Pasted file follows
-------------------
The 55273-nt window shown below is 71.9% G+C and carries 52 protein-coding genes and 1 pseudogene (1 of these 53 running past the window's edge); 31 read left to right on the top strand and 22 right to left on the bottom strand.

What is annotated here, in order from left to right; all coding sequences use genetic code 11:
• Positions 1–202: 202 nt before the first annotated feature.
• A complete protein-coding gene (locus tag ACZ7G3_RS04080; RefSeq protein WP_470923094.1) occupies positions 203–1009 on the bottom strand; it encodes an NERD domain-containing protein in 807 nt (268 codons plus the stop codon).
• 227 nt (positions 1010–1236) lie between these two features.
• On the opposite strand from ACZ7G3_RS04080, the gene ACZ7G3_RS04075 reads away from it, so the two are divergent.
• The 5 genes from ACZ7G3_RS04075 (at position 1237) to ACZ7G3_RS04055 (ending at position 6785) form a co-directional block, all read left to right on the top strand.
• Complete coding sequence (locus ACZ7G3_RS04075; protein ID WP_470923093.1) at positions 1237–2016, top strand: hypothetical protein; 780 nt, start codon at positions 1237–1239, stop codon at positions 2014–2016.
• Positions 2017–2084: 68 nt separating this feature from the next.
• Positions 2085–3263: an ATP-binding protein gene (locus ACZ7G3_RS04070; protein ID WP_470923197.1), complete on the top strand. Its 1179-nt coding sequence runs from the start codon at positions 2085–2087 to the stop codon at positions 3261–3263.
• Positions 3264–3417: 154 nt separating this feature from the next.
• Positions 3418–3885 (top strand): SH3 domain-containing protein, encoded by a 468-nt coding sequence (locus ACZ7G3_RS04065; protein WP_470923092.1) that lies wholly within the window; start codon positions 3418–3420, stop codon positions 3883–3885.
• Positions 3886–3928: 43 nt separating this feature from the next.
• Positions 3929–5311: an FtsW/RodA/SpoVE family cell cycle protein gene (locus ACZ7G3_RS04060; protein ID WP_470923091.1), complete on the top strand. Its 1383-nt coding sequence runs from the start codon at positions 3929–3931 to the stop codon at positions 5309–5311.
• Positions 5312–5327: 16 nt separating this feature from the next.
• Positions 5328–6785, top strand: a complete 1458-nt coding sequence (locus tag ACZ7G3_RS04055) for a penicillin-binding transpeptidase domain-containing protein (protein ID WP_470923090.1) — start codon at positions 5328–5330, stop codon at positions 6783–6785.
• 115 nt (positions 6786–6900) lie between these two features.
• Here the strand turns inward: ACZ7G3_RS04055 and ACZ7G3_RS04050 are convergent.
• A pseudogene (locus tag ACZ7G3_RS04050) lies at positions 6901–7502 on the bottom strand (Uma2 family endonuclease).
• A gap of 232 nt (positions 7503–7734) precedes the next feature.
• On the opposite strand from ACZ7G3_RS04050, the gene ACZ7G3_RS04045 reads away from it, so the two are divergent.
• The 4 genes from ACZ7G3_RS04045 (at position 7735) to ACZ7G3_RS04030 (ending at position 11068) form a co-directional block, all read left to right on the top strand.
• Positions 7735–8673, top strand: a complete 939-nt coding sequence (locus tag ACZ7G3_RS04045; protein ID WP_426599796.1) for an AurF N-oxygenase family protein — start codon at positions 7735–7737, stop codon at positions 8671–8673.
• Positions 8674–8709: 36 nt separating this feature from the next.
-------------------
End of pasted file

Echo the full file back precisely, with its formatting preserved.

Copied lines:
The 55273-nt window shown below is 71.9% G+C and carries 52 protein-coding genes and 1 pseudogene (1 of these 53 running past the window's edge); 31 read left to right on the top strand and 22 right to left on the bottom strand.

What is annotated here, in order from left to right; all coding sequences use genetic code 11:
• Positions 1–202: 202 nt before the first annotated feature.
• A complete protein-coding gene (locus tag ACZ7G3_RS04080; RefSeq protein WP_470923094.1) occupies positions 203–1009 on the bottom strand; it encodes an NERD domain-containing protein in 807 nt (268 codons plus the stop codon).
• 227 nt (positions 1010–1236) lie between these two features.
• On the opposite strand from ACZ7G3_RS04080, the gene ACZ7G3_RS04075 reads away from it, so the two are divergent.
• The 5 genes from ACZ7G3_RS04075 (at position 1237) to ACZ7G3_RS04055 (ending at position 6785) form a co-directional block, all read left to right on the top strand.
• Complete coding sequence (locus ACZ7G3_RS04075; protein ID WP_470923093.1) at positions 1237–2016, top strand: hypothetical protein; 780 nt, start codon at positions 1237–1239, stop codon at positions 2014–2016.
• Positions 2017–2084: 68 nt separating this feature from the next.
• Positions 2085–3263: an ATP-binding protein gene (locus ACZ7G3_RS04070; protein ID WP_470923197.1), complete on the top strand. Its 1179-nt coding sequence runs from the start codon at positions 2085–2087 to the stop codon at positions 3261–3263.
• Positions 3264–3417: 154 nt separating this feature from the next.
• Positions 3418–3885 (top strand): SH3 domain-containing protein, encoded by a 468-nt coding sequence (locus ACZ7G3_RS04065; protein WP_470923092.1) that lies wholly within the window; start codon positions 3418–3420, stop codon positions 3883–3885.
• Positions 3886–3928: 43 nt separating this feature from the next.
• Positions 3929–5311: an FtsW/RodA/SpoVE family cell cycle protein gene (locus ACZ7G3_RS04060; protein ID WP_470923091.1), complete on the top strand. Its 1383-nt coding sequence runs from the start codon at positions 3929–3931 to the stop codon at positions 5309–5311.
• Positions 5312–5327: 16 nt separating this feature from the next.
• Positions 5328–6785, top strand: a complete 1458-nt coding sequence (locus tag ACZ7G3_RS04055) for a penicillin-binding transpeptidase domain-containing protein (protein ID WP_470923090.1) — start codon at positions 5328–5330, stop codon at positions 6783–6785.
• 115 nt (positions 6786–6900) lie between these two features.
• Here the strand turns inward: ACZ7G3_RS04055 and ACZ7G3_RS04050 are convergent.
• A pseudogene (locus tag ACZ7G3_RS04050) lies at positions 6901–7502 on the bottom strand (Uma2 family endonuclease).
• A gap of 232 nt (positions 7503–7734) precedes the next feature.
• On the opposite strand from ACZ7G3_RS04050, the gene ACZ7G3_RS04045 reads away from it, so the two are divergent.
• The 4 genes from ACZ7G3_RS04045 (at position 7735) to ACZ7G3_RS04030 (ending at position 11068) form a co-directional block, all read left to right on the top strand.
• Positions 7735–8673, top strand: a complete 939-nt coding sequence (locus tag ACZ7G3_RS04045; protein ID WP_426599796.1) for an AurF N-oxygenase family protein — start codon at positions 7735–7737, stop codon at positions 8671–8673.
• Positions 8674–8709: 36 nt separating this feature from the next.